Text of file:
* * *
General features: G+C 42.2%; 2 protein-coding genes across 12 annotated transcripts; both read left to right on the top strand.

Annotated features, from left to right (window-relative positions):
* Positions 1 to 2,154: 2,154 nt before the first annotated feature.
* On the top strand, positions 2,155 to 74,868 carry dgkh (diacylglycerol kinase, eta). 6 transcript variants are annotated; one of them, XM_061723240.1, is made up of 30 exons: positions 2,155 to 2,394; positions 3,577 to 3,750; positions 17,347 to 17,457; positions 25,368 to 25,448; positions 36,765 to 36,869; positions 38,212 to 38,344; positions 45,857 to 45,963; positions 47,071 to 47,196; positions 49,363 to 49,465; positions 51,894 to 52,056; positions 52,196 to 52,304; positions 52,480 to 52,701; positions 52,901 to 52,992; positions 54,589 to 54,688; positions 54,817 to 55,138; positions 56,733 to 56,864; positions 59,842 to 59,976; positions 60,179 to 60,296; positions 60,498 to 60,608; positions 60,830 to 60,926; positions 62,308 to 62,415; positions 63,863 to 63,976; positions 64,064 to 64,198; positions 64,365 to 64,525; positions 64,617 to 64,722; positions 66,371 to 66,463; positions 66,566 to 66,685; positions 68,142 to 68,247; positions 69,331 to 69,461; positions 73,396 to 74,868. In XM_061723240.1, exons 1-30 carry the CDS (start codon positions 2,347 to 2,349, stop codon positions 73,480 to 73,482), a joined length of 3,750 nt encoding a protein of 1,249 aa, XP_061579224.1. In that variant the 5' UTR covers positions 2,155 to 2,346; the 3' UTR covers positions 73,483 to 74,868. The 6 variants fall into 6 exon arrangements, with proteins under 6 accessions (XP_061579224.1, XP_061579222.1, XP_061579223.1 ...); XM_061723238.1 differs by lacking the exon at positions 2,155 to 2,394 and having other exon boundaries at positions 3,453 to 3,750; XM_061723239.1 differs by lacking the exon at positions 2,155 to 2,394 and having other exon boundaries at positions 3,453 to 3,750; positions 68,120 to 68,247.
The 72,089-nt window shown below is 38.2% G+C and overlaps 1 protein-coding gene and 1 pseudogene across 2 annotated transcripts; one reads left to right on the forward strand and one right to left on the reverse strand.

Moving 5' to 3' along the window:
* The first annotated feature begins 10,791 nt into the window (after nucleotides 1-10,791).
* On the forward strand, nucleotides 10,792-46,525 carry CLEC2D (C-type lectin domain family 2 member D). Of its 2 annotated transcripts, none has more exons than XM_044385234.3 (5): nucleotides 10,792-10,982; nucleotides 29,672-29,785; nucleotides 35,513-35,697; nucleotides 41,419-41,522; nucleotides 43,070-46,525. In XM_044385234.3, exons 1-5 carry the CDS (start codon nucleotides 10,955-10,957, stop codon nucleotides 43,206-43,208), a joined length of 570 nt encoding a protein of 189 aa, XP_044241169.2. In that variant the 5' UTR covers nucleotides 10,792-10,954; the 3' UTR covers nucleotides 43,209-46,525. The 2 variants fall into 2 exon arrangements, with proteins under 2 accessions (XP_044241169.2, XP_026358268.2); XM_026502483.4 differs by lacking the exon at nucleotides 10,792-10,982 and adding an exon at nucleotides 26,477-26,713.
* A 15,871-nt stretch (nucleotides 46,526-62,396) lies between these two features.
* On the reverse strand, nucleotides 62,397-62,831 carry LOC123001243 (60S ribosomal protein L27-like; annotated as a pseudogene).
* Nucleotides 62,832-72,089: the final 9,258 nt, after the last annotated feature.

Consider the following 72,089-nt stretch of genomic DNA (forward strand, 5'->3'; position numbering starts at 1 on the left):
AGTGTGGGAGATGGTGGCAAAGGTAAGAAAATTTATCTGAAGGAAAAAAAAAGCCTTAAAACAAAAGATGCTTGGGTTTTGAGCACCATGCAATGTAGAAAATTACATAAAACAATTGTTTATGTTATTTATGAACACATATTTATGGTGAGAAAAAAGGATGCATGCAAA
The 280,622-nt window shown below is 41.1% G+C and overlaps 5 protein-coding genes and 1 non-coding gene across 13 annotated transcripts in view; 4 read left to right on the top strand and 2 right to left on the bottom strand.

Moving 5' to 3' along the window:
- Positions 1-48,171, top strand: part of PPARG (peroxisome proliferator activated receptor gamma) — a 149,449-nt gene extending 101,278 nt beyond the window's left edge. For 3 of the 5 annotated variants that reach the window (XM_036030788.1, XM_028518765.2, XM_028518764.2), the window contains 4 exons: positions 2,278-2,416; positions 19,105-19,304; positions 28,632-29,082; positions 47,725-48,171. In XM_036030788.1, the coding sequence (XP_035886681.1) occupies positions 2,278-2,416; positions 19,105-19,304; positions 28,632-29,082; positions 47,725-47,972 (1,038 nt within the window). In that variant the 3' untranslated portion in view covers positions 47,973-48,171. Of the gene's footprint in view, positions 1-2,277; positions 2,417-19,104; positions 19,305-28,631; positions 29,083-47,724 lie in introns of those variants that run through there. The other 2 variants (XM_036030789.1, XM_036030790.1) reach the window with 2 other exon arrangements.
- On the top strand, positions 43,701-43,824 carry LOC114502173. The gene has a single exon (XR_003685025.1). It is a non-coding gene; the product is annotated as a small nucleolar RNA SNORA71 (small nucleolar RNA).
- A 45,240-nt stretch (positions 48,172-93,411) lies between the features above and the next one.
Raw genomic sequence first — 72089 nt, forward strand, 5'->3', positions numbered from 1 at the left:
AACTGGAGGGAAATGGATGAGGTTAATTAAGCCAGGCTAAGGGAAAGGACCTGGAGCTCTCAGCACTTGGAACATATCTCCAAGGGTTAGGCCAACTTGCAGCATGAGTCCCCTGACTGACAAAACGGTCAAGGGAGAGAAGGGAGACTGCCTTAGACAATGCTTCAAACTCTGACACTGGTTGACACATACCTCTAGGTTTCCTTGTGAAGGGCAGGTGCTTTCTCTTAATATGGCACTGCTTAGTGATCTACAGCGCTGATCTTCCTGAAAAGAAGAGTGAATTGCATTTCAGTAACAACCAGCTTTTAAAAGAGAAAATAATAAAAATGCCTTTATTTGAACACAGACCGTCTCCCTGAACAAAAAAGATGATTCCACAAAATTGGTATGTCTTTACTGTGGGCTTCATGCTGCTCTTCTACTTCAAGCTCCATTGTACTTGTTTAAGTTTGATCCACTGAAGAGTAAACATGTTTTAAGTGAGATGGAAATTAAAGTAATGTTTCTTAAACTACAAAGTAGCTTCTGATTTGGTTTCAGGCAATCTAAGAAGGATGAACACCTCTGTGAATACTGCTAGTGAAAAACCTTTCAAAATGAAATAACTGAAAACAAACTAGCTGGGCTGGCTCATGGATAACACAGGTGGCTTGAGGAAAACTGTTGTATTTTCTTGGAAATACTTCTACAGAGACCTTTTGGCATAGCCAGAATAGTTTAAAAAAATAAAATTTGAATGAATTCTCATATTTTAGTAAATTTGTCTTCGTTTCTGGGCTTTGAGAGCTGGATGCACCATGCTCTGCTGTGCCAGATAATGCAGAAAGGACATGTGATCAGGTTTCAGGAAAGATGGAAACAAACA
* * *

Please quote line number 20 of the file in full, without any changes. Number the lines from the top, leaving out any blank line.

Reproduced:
AACTGGAGGGAAATGGATGAGGTTAATTAAGCCAGGCTAAGGGAAAGGACCTGGAGCTCTCAGCACTTGGAACATATCTCCAAGGGTTAGGCCAACTTGCAGCATGAGTCCCCTGACTGACAAAACGGTCAAGGGAGAGAAGGGAGACTGCCTTAGACAATGCTTCAAACTCTGACACTGGTTGACACATACCTCTAGGTTTCCTTGTGAAGGGCAGGTGCTTTCTCTTAATATGGCACTGCTTAGTGATCTACAGCGCTGATCTTCCTGAAAAGAAGAGTGAATTGCATTTCAGTAACAACCAGCTTTTAAAAGAGAAAATAATAAAAATGCCTTTATTTGAACACAGACCGTCTCCCTGAACAAAAAAGATGATTCCACAAAATTGGTATGTCTTTACTGTGGGCTTCATGCTGCTCTTCTACTTCAAGCTCCATTGTACTTGTTTAAGTTTGATCCACTGAAGAGTAAACATGTTTTAAGTGAGATGGAAATTAAAGTAATGTTTCTTAAACTACAAAGTAGCTTCTGATTTGGTTTCAGGCAATCTAAGAAGGATGAACACCTCTGTGAATACTGCTAGTGAAAAACCTTTCAAAATGAAATAACTGAAAACAAACTAGCTGGGCTGGCTCATGGATAACACAGGTGGCTTGAGGAAAACTGTTGTATTTTCTTGGAAATACTTCTACAGAGACCTTTTGGCATAGCCAGAATAGTTTAAAAAAATAAAATTTGAATGAATTCTCATATTTTAGTAAATTTGTCTTCGTTTCTGGGCTTTGAGAGCTGGATGCACCATGCTCTGCTGTGCCAGATAATGCAGAAAGGACATGTGATCAGGTTTCAGGAAAGATGGAAACAAACA